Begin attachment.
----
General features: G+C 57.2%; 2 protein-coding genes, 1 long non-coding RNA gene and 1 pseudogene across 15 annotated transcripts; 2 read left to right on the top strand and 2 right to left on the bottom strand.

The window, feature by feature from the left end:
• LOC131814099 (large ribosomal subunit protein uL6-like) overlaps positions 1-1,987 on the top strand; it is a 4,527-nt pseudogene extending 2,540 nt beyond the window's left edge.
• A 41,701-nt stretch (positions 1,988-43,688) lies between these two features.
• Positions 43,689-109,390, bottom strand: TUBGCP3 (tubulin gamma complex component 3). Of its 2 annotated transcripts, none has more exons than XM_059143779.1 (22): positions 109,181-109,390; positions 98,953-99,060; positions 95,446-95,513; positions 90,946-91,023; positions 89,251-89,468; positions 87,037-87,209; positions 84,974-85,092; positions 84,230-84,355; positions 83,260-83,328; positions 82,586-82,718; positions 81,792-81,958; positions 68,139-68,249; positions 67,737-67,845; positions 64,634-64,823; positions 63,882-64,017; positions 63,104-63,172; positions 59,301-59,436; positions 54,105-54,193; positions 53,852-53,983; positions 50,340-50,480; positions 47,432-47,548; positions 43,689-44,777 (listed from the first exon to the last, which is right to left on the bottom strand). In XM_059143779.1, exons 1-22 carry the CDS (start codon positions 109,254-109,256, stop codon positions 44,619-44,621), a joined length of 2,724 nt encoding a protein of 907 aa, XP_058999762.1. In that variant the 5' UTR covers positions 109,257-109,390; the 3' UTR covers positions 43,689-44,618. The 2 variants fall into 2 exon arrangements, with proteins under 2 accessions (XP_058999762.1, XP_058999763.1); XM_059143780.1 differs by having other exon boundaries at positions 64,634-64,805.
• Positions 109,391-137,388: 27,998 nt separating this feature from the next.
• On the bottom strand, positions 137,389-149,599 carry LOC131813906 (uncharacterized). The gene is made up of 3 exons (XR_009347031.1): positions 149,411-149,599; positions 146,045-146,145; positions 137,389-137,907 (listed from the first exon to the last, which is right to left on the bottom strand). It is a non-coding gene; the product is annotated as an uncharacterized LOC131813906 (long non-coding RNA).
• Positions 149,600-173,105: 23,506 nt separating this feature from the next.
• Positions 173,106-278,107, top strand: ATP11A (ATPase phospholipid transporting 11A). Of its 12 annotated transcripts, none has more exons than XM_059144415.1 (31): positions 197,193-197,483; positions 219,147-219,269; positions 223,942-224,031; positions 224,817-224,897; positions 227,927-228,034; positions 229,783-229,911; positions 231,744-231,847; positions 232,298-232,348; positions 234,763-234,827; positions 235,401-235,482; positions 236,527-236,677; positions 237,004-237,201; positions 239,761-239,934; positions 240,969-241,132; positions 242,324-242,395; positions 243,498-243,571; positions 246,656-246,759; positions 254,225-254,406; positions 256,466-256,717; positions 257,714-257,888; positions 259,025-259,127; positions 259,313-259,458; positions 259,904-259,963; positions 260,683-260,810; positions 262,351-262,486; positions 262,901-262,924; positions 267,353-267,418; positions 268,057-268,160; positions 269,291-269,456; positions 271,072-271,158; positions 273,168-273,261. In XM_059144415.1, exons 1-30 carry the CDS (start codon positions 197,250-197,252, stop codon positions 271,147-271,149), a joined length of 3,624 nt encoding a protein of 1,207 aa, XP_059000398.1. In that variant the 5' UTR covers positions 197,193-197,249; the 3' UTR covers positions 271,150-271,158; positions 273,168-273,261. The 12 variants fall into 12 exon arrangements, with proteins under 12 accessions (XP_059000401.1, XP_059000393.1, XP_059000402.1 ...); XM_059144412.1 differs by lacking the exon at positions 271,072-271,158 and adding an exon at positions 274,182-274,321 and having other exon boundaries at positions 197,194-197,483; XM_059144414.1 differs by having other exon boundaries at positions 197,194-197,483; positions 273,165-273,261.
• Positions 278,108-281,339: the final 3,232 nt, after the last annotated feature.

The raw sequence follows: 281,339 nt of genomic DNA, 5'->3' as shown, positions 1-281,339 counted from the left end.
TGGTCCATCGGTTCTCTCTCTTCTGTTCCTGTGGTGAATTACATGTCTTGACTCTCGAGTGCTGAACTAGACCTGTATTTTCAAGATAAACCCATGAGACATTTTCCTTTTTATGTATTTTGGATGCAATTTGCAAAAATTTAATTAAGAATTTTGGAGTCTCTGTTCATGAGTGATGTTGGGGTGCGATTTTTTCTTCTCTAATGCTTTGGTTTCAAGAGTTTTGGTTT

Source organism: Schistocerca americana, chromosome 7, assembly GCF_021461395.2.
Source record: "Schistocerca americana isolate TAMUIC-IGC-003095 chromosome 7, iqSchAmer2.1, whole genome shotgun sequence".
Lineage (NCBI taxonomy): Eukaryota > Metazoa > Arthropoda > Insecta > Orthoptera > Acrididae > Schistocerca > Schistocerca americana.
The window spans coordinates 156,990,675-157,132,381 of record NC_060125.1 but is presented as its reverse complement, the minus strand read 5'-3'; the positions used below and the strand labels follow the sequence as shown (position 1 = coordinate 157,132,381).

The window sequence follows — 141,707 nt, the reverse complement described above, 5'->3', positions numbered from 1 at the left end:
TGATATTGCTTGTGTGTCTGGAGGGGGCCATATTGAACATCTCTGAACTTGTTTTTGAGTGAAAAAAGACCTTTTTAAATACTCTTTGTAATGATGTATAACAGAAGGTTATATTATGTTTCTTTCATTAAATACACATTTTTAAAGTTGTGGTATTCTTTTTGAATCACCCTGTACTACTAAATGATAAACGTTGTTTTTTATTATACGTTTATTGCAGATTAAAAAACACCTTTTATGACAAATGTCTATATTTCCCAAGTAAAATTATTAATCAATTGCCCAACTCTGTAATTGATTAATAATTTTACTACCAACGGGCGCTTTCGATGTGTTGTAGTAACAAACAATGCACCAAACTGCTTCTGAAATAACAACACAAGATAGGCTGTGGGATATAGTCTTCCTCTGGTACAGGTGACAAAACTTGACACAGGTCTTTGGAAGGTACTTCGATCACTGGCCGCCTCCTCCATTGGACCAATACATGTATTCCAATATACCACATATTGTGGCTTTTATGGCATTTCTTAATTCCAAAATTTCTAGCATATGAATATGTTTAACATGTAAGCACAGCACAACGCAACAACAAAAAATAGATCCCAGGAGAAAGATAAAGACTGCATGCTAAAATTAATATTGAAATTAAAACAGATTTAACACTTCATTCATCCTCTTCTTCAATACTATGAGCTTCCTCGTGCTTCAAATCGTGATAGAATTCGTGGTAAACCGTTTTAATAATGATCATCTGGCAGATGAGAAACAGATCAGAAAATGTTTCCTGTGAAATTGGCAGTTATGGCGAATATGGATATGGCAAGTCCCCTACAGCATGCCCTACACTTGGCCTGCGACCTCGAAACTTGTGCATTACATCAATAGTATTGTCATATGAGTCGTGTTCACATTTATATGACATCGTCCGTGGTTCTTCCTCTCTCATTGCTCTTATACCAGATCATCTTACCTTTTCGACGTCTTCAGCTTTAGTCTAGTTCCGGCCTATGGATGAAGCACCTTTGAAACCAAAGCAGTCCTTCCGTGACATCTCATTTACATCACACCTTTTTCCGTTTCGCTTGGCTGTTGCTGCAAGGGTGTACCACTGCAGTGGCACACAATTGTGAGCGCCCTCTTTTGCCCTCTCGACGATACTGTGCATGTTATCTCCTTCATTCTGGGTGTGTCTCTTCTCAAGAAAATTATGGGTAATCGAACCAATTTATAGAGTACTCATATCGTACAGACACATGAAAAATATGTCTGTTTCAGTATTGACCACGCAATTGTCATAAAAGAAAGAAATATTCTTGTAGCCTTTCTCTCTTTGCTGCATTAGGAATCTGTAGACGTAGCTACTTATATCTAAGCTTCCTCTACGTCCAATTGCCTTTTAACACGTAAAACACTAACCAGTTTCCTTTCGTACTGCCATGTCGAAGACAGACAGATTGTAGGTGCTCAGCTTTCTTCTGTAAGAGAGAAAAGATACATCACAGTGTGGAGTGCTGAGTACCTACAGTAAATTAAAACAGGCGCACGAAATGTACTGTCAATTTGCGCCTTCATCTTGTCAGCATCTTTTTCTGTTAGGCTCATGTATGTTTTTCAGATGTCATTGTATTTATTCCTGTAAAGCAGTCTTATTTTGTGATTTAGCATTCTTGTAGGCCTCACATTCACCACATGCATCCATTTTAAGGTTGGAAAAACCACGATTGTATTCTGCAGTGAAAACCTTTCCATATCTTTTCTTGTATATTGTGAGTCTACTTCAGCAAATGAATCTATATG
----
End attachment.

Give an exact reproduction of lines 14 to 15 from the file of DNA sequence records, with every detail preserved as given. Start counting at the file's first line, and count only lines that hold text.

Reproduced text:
Source record: "Schistocerca americana isolate TAMUIC-IGC-003095 chromosome 7, iqSchAmer2.1, whole genome shotgun sequence".
Lineage (NCBI taxonomy): Eukaryota > Metazoa > Arthropoda > Insecta > Orthoptera > Acrididae > Schistocerca > Schistocerca americana.